|A Los Angeles Childhood - The Queen of American Folk Music - Odetta Part 2|
|Sunday, 11 December 2011 19:11|
Odetta was born New Year's Eve, 1930, Odetta Holmes, in Birmingham Alabama but grew up just as I had, in Los Angeles and both of us went to Los Angeles City College. Odetta studied opera at the age of 13. In her career she influenced many singers including Bob Dylan, Joan Baez, and Mavis Stapes. She was considered the voice of the Civil Rights Movement. If you heard her sing those spirituals you would know she felt the suffering of all those who came before her. To hear her speak even in June of 2008 as I did not too soon before her death as she continued to sing with the use of oxygen and using a wheelchair that she lived the life that gave hope and comfort to many of us all around the world.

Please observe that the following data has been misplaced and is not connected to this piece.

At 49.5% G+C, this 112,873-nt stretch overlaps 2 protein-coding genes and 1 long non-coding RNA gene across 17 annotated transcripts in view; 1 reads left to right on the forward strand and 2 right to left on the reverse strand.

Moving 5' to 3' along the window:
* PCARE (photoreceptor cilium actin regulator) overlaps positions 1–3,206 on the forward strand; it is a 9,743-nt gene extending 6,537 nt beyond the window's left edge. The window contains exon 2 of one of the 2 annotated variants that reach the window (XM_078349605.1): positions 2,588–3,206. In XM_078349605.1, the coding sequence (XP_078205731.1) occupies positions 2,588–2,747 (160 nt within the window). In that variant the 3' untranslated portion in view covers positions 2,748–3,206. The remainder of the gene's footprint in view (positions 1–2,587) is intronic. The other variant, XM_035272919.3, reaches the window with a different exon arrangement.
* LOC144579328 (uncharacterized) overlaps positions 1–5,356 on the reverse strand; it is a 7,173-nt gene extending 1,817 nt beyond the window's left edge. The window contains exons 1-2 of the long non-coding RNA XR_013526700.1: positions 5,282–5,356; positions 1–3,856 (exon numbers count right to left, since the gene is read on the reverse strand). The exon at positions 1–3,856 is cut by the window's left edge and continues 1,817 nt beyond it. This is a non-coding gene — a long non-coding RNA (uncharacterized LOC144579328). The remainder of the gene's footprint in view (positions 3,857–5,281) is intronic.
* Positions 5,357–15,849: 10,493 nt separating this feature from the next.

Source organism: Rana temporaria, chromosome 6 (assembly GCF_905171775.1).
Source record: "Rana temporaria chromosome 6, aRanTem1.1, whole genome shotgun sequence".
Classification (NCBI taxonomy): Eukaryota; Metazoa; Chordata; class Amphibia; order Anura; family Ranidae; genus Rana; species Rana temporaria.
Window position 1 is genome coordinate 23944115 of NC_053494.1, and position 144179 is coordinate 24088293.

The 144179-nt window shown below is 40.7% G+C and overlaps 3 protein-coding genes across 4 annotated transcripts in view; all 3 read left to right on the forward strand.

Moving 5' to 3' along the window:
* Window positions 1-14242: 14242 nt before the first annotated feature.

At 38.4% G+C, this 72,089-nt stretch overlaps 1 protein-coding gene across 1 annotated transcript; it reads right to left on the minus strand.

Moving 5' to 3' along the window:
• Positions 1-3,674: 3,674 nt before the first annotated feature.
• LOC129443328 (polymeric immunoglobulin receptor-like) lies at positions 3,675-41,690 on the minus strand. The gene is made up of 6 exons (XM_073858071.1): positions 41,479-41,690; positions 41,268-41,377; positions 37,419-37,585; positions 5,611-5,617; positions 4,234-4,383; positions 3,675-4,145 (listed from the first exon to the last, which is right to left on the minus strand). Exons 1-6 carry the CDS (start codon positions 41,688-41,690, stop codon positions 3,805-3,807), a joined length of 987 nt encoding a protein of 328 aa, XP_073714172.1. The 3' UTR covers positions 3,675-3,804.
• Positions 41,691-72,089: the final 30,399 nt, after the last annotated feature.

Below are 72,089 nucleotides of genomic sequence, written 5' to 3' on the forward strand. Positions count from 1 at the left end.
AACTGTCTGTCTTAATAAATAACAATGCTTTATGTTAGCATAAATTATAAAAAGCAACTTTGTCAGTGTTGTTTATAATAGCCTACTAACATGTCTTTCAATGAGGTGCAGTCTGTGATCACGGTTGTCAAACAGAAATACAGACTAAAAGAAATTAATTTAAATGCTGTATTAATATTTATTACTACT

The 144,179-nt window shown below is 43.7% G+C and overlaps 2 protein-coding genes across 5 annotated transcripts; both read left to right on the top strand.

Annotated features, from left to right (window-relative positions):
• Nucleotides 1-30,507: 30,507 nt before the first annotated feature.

In 1963 Martin Luther King anointed her "The Queen of American Folk Music at the March on Washington when she sang, "Oh Freedom". She was that voice booming out round and full awakening those who slept at a time when we were all being called forth to bring about equality, not for just those thousands who heard her that day but for all of us. There is a saying that if even one of us is not free, we are all slaves.
Odetta, honored by President Clinton in 1999 with the National Endowment for the Arts Medal, and in 2004 was honored with the Visioning Award and in 2005 by the Library of Congress with the Living Legend Award. There were many other national and international honors that were bestowed on her.
Odetta died December 2, 2008 in New York City. It was odd to find a tribute to her this past week in 2011 in the obits from the Santa Fe New Mexican. Memory comes back in on itself and for some reason online I was meant to see it and share it. I posted it on Facebook and within 3 seconds three people had responded. Many of us remember her impact on our lives. May her name be for a blessing!
Thank you for reading this blog about a person who had meaning in my life, where we all experience those early childhood losses, here is a memory found in Not Just A Jewish Book Blog.